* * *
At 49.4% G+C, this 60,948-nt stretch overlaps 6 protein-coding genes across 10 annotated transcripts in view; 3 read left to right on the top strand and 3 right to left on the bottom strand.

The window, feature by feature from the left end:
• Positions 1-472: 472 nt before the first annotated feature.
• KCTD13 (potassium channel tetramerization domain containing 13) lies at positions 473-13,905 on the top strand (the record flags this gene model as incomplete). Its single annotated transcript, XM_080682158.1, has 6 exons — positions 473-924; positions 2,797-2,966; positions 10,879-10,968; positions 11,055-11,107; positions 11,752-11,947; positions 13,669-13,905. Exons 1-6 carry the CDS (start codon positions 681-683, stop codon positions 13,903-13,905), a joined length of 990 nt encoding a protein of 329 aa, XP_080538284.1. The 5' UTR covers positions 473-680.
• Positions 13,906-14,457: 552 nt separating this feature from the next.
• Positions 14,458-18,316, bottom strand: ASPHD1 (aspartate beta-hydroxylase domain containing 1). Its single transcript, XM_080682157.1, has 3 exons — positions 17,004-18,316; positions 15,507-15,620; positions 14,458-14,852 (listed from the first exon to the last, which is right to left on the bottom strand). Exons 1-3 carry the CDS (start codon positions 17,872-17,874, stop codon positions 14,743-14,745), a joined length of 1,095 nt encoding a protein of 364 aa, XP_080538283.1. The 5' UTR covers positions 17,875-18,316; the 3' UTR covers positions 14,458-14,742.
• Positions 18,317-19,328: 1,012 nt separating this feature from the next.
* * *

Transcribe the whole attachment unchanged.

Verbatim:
At 49.4% G+C, this 60,948-nt stretch overlaps 6 protein-coding genes across 10 annotated transcripts in view; 3 read left to right on the top strand and 3 right to left on the bottom strand.

The window, feature by feature from the left end:
• Positions 1-472: 472 nt before the first annotated feature.
• KCTD13 (potassium channel tetramerization domain containing 13) lies at positions 473-13,905 on the top strand (the record flags this gene model as incomplete). Its single annotated transcript, XM_080682158.1, has 6 exons — positions 473-924; positions 2,797-2,966; positions 10,879-10,968; positions 11,055-11,107; positions 11,752-11,947; positions 13,669-13,905. Exons 1-6 carry the CDS (start codon positions 681-683, stop codon positions 13,903-13,905), a joined length of 990 nt encoding a protein of 329 aa, XP_080538284.1. The 5' UTR covers positions 473-680.
• Positions 13,906-14,457: 552 nt separating this feature from the next.
• Positions 14,458-18,316, bottom strand: ASPHD1 (aspartate beta-hydroxylase domain containing 1). Its single transcript, XM_080682157.1, has 3 exons — positions 17,004-18,316; positions 15,507-15,620; positions 14,458-14,852 (listed from the first exon to the last, which is right to left on the bottom strand). Exons 1-3 carry the CDS (start codon positions 17,872-17,874, stop codon positions 14,743-14,745), a joined length of 1,095 nt encoding a protein of 364 aa, XP_080538283.1. The 5' UTR covers positions 17,875-18,316; the 3' UTR covers positions 14,458-14,742.
• Positions 18,317-19,328: 1,012 nt separating this feature from the next.